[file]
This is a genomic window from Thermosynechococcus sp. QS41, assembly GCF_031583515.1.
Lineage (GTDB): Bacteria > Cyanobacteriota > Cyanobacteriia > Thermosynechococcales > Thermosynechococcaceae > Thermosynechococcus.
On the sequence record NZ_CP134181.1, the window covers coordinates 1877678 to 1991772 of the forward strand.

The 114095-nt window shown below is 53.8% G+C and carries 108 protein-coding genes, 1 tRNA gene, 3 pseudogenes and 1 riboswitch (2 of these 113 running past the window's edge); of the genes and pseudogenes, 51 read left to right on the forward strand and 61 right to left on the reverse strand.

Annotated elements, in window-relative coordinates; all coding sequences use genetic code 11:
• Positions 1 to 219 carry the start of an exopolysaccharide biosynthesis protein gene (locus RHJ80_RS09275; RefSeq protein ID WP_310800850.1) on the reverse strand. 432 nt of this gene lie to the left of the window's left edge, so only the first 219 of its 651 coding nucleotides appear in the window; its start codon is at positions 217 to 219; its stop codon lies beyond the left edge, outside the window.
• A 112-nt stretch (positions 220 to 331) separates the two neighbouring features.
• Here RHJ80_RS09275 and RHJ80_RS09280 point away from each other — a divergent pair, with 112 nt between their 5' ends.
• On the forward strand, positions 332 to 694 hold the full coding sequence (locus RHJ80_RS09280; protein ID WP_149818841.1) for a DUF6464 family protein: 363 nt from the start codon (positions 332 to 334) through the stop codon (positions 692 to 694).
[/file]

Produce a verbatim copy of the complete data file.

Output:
This is a genomic window from Thermosynechococcus sp. QS41, assembly GCF_031583515.1.
Lineage (GTDB): Bacteria > Cyanobacteriota > Cyanobacteriia > Thermosynechococcales > Thermosynechococcaceae > Thermosynechococcus.
On the sequence record NZ_CP134181.1, the window covers coordinates 1877678 to 1991772 of the forward strand.

The 114095-nt window shown below is 53.8% G+C and carries 108 protein-coding genes, 1 tRNA gene, 3 pseudogenes and 1 riboswitch (2 of these 113 running past the window's edge); of the genes and pseudogenes, 51 read left to right on the forward strand and 61 right to left on the reverse strand.

Annotated elements, in window-relative coordinates; all coding sequences use genetic code 11:
• Positions 1 to 219 carry the start of an exopolysaccharide biosynthesis protein gene (locus RHJ80_RS09275; RefSeq protein ID WP_310800850.1) on the reverse strand. 432 nt of this gene lie to the left of the window's left edge, so only the first 219 of its 651 coding nucleotides appear in the window; its start codon is at positions 217 to 219; its stop codon lies beyond the left edge, outside the window.
• A 112-nt stretch (positions 220 to 331) separates the two neighbouring features.
• Here RHJ80_RS09275 and RHJ80_RS09280 point away from each other — a divergent pair, with 112 nt between their 5' ends.
• On the forward strand, positions 332 to 694 hold the full coding sequence (locus RHJ80_RS09280; protein ID WP_149818841.1) for a DUF6464 family protein: 363 nt from the start codon (positions 332 to 334) through the stop codon (positions 692 to 694).